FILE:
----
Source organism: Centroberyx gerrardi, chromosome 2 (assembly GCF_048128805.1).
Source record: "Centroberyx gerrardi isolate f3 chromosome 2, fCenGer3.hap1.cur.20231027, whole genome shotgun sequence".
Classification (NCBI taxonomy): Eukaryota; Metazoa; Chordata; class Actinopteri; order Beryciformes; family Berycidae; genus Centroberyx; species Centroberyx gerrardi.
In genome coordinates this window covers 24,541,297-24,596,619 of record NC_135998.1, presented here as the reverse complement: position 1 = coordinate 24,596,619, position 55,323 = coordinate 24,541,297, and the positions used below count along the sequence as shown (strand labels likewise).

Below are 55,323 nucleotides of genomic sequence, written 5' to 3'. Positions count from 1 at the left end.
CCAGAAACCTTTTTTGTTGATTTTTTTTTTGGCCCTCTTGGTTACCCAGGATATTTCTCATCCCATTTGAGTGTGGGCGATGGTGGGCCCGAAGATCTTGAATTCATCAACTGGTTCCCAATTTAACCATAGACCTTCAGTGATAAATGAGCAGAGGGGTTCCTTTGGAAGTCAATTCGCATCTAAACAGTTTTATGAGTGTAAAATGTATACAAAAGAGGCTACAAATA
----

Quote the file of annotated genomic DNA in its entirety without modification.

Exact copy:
Source organism: Centroberyx gerrardi, chromosome 2 (assembly GCF_048128805.1).
Source record: "Centroberyx gerrardi isolate f3 chromosome 2, fCenGer3.hap1.cur.20231027, whole genome shotgun sequence".
Classification (NCBI taxonomy): Eukaryota; Metazoa; Chordata; class Actinopteri; order Beryciformes; family Berycidae; genus Centroberyx; species Centroberyx gerrardi.
In genome coordinates this window covers 24,541,297-24,596,619 of record NC_135998.1, presented here as the reverse complement: position 1 = coordinate 24,596,619, position 55,323 = coordinate 24,541,297, and the positions used below count along the sequence as shown (strand labels likewise).

Below are 55,323 nucleotides of genomic sequence, written 5' to 3'. Positions count from 1 at the left end.
CCAGAAACCTTTTTTGTTGATTTTTTTTTTGGCCCTCTTGGTTACCCAGGATATTTCTCATCCCATTTGAGTGTGGGCGATGGTGGGCCCGAAGATCTTGAATTCATCAACTGGTTCCCAATTTAACCATAGACCTTCAGTGATAAATGAGCAGAGGGGTTCCTTTGGAAGTCAATTCGCATCTAAACAGTTTTATGAGTGTAAAATGTATACAAAAGAGGCTACAAATA